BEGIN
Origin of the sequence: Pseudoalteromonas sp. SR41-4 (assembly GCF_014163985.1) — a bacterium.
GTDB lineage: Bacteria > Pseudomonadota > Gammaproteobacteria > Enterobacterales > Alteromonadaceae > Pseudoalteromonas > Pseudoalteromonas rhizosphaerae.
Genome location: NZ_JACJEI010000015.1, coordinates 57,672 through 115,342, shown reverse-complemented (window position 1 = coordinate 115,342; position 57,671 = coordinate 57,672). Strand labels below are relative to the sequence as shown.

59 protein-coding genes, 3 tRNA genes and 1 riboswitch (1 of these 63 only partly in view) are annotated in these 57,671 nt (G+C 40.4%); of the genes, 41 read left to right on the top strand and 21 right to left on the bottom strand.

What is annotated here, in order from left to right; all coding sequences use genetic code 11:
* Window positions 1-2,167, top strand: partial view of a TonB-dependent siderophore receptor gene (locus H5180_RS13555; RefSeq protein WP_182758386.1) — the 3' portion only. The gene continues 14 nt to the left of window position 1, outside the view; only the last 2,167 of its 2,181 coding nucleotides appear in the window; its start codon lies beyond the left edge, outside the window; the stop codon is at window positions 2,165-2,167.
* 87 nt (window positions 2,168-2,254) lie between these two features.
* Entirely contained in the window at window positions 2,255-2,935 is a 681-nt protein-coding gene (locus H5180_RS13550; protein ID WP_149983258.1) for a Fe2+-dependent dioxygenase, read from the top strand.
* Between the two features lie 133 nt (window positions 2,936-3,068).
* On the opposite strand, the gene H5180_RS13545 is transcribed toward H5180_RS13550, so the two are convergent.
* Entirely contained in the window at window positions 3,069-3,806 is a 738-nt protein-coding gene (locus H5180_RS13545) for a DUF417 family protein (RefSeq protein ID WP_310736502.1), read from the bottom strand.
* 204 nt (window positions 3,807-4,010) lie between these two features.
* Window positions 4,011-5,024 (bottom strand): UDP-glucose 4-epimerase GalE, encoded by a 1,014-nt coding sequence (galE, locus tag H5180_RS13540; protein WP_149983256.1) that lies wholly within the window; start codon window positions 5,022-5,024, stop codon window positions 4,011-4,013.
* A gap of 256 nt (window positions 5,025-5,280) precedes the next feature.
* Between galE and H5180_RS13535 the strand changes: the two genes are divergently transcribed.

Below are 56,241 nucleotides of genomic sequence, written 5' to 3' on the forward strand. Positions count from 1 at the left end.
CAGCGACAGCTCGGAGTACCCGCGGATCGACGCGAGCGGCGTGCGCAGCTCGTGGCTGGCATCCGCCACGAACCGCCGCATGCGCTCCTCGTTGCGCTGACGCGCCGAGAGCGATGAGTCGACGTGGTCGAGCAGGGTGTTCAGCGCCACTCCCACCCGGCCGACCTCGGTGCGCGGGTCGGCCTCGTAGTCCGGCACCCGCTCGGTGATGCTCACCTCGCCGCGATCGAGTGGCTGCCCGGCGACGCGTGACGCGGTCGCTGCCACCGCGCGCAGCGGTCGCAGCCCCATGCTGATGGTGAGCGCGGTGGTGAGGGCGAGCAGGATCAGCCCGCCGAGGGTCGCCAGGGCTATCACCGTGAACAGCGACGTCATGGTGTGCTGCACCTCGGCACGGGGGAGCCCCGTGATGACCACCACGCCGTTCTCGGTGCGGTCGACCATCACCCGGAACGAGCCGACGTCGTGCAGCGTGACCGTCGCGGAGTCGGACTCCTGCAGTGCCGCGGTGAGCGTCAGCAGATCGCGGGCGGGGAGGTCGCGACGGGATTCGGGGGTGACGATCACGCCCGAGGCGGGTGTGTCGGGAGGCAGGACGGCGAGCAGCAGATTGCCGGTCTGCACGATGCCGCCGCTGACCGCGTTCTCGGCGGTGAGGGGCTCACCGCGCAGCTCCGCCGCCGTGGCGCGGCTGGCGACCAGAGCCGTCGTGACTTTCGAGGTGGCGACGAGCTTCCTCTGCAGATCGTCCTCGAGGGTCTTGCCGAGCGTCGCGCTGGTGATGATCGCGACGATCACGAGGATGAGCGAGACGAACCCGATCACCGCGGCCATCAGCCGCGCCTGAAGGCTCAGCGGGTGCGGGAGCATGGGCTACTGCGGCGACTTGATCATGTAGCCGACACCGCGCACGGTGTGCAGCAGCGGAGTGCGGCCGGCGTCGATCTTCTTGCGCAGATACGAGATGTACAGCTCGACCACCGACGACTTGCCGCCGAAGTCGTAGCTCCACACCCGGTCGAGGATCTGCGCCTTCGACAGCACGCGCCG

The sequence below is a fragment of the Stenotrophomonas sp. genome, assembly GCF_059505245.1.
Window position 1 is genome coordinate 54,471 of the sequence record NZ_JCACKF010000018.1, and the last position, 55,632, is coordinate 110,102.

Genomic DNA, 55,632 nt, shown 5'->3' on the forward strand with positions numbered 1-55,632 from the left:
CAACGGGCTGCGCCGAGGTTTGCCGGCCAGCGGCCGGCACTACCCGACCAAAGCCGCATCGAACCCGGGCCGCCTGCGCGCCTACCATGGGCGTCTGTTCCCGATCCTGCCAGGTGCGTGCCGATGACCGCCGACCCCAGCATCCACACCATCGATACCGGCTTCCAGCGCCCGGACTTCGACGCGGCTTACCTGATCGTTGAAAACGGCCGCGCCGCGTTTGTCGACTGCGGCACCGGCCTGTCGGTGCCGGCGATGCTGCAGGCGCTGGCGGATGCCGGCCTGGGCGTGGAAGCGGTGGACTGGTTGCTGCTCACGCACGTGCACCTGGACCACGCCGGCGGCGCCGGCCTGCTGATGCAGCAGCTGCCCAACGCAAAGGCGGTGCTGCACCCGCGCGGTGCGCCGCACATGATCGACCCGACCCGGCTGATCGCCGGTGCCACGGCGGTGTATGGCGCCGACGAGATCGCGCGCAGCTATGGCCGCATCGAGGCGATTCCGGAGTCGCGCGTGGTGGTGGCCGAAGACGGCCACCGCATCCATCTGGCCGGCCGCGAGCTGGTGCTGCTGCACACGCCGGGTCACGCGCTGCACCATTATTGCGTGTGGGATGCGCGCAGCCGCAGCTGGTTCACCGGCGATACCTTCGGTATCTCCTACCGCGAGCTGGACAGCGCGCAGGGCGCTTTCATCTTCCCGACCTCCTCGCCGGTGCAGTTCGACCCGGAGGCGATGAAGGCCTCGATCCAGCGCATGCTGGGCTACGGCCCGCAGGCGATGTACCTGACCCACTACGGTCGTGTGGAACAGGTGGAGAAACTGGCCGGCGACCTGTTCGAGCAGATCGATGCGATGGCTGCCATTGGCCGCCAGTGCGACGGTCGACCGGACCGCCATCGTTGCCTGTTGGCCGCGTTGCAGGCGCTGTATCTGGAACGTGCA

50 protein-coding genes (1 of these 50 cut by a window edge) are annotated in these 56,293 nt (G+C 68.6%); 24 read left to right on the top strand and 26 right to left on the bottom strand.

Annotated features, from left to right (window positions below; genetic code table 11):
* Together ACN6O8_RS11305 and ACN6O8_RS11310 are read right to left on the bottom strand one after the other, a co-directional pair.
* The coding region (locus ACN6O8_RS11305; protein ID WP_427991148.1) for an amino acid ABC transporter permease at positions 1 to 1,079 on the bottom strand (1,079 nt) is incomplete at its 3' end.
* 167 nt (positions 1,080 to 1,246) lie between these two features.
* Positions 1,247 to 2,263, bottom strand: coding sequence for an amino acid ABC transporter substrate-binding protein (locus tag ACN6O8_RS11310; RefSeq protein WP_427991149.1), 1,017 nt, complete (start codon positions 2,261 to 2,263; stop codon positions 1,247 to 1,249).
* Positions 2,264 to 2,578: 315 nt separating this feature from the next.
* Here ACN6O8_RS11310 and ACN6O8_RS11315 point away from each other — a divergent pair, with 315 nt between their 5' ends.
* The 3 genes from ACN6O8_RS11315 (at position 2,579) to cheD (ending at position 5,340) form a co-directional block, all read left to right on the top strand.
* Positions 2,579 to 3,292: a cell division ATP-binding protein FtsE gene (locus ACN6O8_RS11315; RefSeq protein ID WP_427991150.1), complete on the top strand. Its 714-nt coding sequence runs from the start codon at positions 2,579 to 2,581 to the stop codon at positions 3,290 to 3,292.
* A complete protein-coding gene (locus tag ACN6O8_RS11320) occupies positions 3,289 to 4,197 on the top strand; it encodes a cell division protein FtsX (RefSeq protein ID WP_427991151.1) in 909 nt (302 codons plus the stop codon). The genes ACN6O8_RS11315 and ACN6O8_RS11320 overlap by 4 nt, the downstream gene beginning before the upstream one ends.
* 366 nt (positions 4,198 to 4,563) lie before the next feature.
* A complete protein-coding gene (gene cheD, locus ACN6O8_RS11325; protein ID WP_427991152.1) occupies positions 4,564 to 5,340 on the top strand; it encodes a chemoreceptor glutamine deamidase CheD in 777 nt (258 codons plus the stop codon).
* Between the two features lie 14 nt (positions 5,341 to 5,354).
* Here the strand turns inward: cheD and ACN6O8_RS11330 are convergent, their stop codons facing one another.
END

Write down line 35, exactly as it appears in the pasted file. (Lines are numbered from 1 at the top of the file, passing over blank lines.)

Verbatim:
* Between the two features lie 14 nt (positions 5,341 to 5,354).